Analysis Of Lesbian, Gay, Bisexual, And Transgender Community

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Growing up, when children had to go to the doctor, they may have felt anxiety and fear –perhaps due to vaccinations—as they grow older those emotions tend to fade away. However, for some groups of patients, those emotions still thrive; for completely different reasons. The patients that are being specifically referred to are transgendered. In the United States it’s observed to have become more accepting towards the Lesbian, Gay, Bisexual, and Transgender (LGBT) Community through marriage laws, policies of protection, among others.
Nevertheless, due to this recent acceptance there is a lack of research or knowledge on the subject of the LGBT – emphasis on the T – and that can be damaging to the person; particularly when involving health-care (Lim, Brown, & Justin Kim, 2014). Transgender patients may enter a doctor’s office with the possibility of having to educate their provider or face discrimination from their provider; these are the reasons that the patient may experience fear and anxiety (Belluardo-Crosby & Lillis, 2012; Dowshen, Nguyen, Gilbert, Feiler, & Margo, 2014; Rondahl, 2009).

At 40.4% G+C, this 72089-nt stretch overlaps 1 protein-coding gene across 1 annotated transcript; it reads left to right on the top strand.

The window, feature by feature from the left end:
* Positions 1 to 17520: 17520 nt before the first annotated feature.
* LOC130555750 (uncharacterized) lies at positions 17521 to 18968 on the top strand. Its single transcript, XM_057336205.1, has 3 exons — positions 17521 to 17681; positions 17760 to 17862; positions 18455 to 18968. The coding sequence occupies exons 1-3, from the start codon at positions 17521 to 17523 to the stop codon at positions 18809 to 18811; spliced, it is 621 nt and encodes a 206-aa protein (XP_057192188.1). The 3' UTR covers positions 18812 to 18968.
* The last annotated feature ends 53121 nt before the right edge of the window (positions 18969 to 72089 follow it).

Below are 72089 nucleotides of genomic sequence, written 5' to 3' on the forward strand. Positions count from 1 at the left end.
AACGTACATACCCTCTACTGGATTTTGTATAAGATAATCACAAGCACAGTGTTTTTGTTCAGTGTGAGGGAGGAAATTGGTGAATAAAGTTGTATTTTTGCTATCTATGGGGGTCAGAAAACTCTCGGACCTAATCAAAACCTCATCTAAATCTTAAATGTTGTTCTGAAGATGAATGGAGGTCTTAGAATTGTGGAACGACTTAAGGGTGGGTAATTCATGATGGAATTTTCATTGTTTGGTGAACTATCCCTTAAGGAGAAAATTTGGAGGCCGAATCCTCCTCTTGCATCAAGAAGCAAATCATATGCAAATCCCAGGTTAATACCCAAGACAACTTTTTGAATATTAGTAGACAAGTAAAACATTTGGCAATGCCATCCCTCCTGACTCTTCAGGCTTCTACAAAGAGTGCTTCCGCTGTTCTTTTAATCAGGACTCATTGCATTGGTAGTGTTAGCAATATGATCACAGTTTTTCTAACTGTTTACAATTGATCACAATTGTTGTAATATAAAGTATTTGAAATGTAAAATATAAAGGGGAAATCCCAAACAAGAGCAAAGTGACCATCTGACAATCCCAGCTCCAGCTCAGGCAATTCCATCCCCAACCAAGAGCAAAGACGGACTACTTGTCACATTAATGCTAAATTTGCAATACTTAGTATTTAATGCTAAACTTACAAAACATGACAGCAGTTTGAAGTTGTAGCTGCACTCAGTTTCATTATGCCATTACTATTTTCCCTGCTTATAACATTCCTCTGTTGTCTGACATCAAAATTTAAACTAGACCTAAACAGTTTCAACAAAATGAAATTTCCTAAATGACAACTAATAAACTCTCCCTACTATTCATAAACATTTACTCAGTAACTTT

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Conversely, the average transgender patient will on average have appointments with health-care providers considerably less, due to a number of factors; in particular, a lack of insurance, a lack of knowledge to provide proper care, and discrimination (Belluardo-Crosby & Lillis, 2012; Stepleman, 2005). The lack of maintenance for health leads to more issues for the supposed-to-be patient; the patient has not only refrained from treatment for transgender specific health issues, but have also endangered their common health (Dysart-Gale, 2010; Lim et al., 2014; Roberts & Fantz, 2014). If the patient is unwilling to see a health-care provider due to a past experience, they are less likely to make an appointment and avoid possible outcomes altogether (Lim et al.,

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